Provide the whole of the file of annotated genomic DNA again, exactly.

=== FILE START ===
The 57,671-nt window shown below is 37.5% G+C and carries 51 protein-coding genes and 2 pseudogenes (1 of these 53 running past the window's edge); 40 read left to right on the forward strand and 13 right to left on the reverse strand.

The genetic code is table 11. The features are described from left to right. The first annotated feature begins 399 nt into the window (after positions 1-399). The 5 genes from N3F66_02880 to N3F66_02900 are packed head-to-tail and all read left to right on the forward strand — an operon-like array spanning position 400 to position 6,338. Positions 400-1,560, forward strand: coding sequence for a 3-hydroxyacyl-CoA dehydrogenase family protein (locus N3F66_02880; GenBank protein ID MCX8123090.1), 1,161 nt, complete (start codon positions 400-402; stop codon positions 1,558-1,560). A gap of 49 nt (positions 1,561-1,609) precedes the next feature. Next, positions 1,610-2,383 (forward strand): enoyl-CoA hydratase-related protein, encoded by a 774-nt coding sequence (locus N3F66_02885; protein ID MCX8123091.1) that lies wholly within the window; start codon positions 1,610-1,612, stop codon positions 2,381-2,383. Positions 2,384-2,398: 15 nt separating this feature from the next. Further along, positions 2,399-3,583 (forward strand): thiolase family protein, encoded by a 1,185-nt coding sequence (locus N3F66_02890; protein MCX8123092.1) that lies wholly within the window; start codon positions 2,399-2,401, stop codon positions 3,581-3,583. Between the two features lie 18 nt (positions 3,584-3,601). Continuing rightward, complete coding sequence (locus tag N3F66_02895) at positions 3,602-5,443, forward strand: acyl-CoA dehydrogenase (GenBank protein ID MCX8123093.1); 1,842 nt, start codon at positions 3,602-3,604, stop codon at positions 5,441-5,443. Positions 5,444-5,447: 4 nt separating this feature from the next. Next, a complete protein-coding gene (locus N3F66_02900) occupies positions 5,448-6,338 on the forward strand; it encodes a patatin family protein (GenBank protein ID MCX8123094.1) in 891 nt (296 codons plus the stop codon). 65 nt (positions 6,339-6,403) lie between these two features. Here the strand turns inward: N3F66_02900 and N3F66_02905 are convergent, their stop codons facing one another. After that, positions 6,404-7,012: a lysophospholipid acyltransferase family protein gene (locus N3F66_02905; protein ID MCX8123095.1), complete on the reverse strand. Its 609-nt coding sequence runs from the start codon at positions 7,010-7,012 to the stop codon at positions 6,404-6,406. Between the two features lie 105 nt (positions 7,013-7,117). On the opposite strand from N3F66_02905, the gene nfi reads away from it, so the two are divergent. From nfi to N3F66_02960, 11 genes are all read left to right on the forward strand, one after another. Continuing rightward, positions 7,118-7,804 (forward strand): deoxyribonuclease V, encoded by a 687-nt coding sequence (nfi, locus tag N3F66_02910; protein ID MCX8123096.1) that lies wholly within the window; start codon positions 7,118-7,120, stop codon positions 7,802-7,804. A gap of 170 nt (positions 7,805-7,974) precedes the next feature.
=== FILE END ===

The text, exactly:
The 57,671-nt window shown below is 37.5% G+C and carries 51 protein-coding genes and 2 pseudogenes (1 of these 53 running past the window's edge); 40 read left to right on the forward strand and 13 right to left on the reverse strand.

The genetic code is table 11. The features are described from left to right. The first annotated feature begins 399 nt into the window (after positions 1-399). The 5 genes from N3F66_02880 to N3F66_02900 are packed head-to-tail and all read left to right on the forward strand — an operon-like array spanning position 400 to position 6,338. Positions 400-1,560, forward strand: coding sequence for a 3-hydroxyacyl-CoA dehydrogenase family protein (locus N3F66_02880; GenBank protein ID MCX8123090.1), 1,161 nt, complete (start codon positions 400-402; stop codon positions 1,558-1,560). A gap of 49 nt (positions 1,561-1,609) precedes the next feature. Next, positions 1,610-2,383 (forward strand): enoyl-CoA hydratase-related protein, encoded by a 774-nt coding sequence (locus N3F66_02885; protein ID MCX8123091.1) that lies wholly within the window; start codon positions 1,610-1,612, stop codon positions 2,381-2,383. Positions 2,384-2,398: 15 nt separating this feature from the next. Further along, positions 2,399-3,583 (forward strand): thiolase family protein, encoded by a 1,185-nt coding sequence (locus N3F66_02890; protein MCX8123092.1) that lies wholly within the window; start codon positions 2,399-2,401, stop codon positions 3,581-3,583. Between the two features lie 18 nt (positions 3,584-3,601). Continuing rightward, complete coding sequence (locus tag N3F66_02895) at positions 3,602-5,443, forward strand: acyl-CoA dehydrogenase (GenBank protein ID MCX8123093.1); 1,842 nt, start codon at positions 3,602-3,604, stop codon at positions 5,441-5,443. Positions 5,444-5,447: 4 nt separating this feature from the next. Next, a complete protein-coding gene (locus N3F66_02900) occupies positions 5,448-6,338 on the forward strand; it encodes a patatin family protein (GenBank protein ID MCX8123094.1) in 891 nt (296 codons plus the stop codon). 65 nt (positions 6,339-6,403) lie between these two features. Here the strand turns inward: N3F66_02900 and N3F66_02905 are convergent, their stop codons facing one another. After that, positions 6,404-7,012: a lysophospholipid acyltransferase family protein gene (locus N3F66_02905; protein ID MCX8123095.1), complete on the reverse strand. Its 609-nt coding sequence runs from the start codon at positions 7,010-7,012 to the stop codon at positions 6,404-6,406. Between the two features lie 105 nt (positions 7,013-7,117). On the opposite strand from N3F66_02905, the gene nfi reads away from it, so the two are divergent. From nfi to N3F66_02960, 11 genes are all read left to right on the forward strand, one after another. Continuing rightward, positions 7,118-7,804 (forward strand): deoxyribonuclease V, encoded by a 687-nt coding sequence (nfi, locus tag N3F66_02910; protein ID MCX8123096.1) that lies wholly within the window; start codon positions 7,118-7,120, stop codon positions 7,802-7,804. A gap of 170 nt (positions 7,805-7,974) precedes the next feature.